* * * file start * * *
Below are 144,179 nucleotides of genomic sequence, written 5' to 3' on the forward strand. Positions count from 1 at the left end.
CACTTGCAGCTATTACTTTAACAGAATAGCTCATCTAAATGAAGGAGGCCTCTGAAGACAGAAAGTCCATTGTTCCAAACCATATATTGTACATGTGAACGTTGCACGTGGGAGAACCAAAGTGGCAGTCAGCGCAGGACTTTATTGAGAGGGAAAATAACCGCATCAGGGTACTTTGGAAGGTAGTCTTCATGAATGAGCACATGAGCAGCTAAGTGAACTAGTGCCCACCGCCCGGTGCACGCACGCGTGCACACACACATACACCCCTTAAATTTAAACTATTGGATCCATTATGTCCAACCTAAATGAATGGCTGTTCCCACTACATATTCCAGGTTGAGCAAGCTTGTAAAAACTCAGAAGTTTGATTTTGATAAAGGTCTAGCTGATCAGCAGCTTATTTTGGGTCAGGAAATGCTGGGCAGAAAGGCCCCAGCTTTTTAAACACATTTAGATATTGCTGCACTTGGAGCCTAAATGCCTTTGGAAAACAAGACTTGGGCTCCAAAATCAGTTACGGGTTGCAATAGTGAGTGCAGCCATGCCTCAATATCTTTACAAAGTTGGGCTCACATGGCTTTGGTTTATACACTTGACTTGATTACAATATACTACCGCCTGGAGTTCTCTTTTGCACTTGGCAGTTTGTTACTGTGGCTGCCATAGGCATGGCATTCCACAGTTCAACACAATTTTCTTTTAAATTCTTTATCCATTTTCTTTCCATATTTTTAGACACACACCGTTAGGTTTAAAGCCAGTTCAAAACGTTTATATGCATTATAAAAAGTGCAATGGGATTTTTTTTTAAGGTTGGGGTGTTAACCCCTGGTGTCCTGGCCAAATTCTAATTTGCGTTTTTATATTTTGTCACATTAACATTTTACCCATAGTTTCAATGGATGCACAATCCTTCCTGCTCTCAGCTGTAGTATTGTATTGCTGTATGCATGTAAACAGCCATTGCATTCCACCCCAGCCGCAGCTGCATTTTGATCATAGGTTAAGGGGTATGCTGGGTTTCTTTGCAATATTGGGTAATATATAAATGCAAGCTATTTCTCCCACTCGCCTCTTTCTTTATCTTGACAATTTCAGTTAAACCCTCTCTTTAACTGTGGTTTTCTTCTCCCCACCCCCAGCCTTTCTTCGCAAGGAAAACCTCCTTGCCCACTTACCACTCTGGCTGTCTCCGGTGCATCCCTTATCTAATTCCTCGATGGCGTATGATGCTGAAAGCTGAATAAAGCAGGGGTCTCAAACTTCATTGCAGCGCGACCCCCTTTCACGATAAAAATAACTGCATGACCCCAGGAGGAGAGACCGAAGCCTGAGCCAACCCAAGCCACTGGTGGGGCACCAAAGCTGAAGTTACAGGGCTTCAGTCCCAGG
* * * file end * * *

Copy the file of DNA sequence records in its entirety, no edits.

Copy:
Below are 144,179 nucleotides of genomic sequence, written 5' to 3' on the forward strand. Positions count from 1 at the left end.
CACTTGCAGCTATTACTTTAACAGAATAGCTCATCTAAATGAAGGAGGCCTCTGAAGACAGAAAGTCCATTGTTCCAAACCATATATTGTACATGTGAACGTTGCACGTGGGAGAACCAAAGTGGCAGTCAGCGCAGGACTTTATTGAGAGGGAAAATAACCGCATCAGGGTACTTTGGAAGGTAGTCTTCATGAATGAGCACATGAGCAGCTAAGTGAACTAGTGCCCACCGCCCGGTGCACGCACGCGTGCACACACACATACACCCCTTAAATTTAAACTATTGGATCCATTATGTCCAACCTAAATGAATGGCTGTTCCCACTACATATTCCAGGTTGAGCAAGCTTGTAAAAACTCAGAAGTTTGATTTTGATAAAGGTCTAGCTGATCAGCAGCTTATTTTGGGTCAGGAAATGCTGGGCAGAAAGGCCCCAGCTTTTTAAACACATTTAGATATTGCTGCACTTGGAGCCTAAATGCCTTTGGAAAACAAGACTTGGGCTCCAAAATCAGTTACGGGTTGCAATAGTGAGTGCAGCCATGCCTCAATATCTTTACAAAGTTGGGCTCACATGGCTTTGGTTTATACACTTGACTTGATTACAATATACTACCGCCTGGAGTTCTCTTTTGCACTTGGCAGTTTGTTACTGTGGCTGCCATAGGCATGGCATTCCACAGTTCAACACAATTTTCTTTTAAATTCTTTATCCATTTTCTTTCCATATTTTTAGACACACACCGTTAGGTTTAAAGCCAGTTCAAAACGTTTATATGCATTATAAAAAGTGCAATGGGATTTTTTTTTAAGGTTGGGGTGTTAACCCCTGGTGTCCTGGCCAAATTCTAATTTGCGTTTTTATATTTTGTCACATTAACATTTTACCCATAGTTTCAATGGATGCACAATCCTTCCTGCTCTCAGCTGTAGTATTGTATTGCTGTATGCATGTAAACAGCCATTGCATTCCACCCCAGCCGCAGCTGCATTTTGATCATAGGTTAAGGGGTATGCTGGGTTTCTTTGCAATATTGGGTAATATATAAATGCAAGCTATTTCTCCCACTCGCCTCTTTCTTTATCTTGACAATTTCAGTTAAACCCTCTCTTTAACTGTGGTTTTCTTCTCCCCACCCCCAGCCTTTCTTCGCAAGGAAAACCTCCTTGCCCACTTACCACTCTGGCTGTCTCCGGTGCATCCCTTATCTAATTCCTCGATGGCGTATGATGCTGAAAGCTGAATAAAGCAGGGGTCTCAAACTTCATTGCAGCGCGACCCCCTTTCACGATAAAAATAACTGCATGACCCCAGGAGGAGAGACCGAAGCCTGAGCCAACCCAAGCCACTGGTGGGGCACCAAAGCTGAAGTTACAGGGCTTCAGTCCCAGG